The United States and the European Union have both imposed sanctions on Russia's financial, defense and energy sectors over Moscow's annexation of Crimea and its support for separatists in eastern Ukraine.
"There are continuing conversations with the EU about continuing to expand sanctions," said a senior US State Department official accompanying Kerry to a NATO foreign ministers meeting in Brussels on Tuesday.
"We will be having those conversations about where we go next, particularly in response to the continued supply of heavy weapons coming across the [Russian] border," said an official.
In 2013, Russia sold 162.7 billion cubic meters of gas to Europe and expects to sell at least 155 billion cubic meters this year, or about a third of Europe’s total demand.
As was noted by the BBC earlier, the EU does much more business with Russia than the US does. EU's trade with Russia was worth nearly 270bn euros in 2012, significantly greater than the value of US-Russia trade.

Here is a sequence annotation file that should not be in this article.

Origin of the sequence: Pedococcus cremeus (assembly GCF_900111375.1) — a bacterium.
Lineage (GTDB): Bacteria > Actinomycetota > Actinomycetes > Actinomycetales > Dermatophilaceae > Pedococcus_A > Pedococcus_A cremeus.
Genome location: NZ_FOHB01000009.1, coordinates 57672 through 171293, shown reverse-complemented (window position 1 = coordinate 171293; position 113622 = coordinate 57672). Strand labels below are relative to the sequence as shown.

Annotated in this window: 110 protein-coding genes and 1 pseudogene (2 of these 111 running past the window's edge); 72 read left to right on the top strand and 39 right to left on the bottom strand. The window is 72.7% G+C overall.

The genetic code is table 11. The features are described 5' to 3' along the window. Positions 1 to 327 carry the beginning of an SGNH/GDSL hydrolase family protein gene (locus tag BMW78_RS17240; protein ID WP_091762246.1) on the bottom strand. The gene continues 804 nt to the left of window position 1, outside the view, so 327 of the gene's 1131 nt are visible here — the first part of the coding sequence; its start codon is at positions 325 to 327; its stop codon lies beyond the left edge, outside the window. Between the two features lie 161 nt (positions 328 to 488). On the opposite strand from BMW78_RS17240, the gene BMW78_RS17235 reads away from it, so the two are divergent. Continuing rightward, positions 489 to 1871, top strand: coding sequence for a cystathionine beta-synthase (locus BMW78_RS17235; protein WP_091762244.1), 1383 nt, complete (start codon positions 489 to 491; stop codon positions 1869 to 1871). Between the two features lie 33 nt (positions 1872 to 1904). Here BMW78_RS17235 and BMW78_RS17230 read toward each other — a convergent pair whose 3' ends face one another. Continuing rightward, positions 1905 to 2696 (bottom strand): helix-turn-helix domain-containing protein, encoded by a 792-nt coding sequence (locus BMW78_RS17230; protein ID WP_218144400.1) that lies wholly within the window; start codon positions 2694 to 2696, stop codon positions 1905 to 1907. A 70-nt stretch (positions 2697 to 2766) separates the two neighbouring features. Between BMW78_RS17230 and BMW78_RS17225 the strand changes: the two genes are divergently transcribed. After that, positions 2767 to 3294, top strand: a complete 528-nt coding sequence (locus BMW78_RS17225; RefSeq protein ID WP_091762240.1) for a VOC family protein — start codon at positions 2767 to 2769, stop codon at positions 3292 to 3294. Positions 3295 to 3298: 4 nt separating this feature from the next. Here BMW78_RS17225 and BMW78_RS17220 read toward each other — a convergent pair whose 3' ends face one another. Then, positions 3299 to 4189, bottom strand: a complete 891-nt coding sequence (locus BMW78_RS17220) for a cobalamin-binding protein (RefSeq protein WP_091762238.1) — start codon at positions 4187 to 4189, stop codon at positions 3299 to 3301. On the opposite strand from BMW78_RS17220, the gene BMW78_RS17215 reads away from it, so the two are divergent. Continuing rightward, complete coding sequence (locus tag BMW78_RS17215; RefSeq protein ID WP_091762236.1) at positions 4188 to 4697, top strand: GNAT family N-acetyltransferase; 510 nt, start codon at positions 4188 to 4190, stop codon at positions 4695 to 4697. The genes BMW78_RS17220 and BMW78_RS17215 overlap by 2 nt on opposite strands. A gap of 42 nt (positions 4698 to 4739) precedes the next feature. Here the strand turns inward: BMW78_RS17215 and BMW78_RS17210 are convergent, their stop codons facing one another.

"Our role is also to explore ways for dialogue with Russia," EU's foreign policy chief Federica Mogherini told Reuters at NATO when asked about the possibility of new sanctions.
Washington was willing to stop the sanctions if Russia met its promises under the Minsk ceasefire accord, said a US official. He further stated that the combination of sanctions, low oil prices and general mismanagement are having "an intense effect" on Russia's economy. "You can see it in the billions that they have had to spend defending a Rouble that continues to fall. You see it in the high rates of inflation inside the country."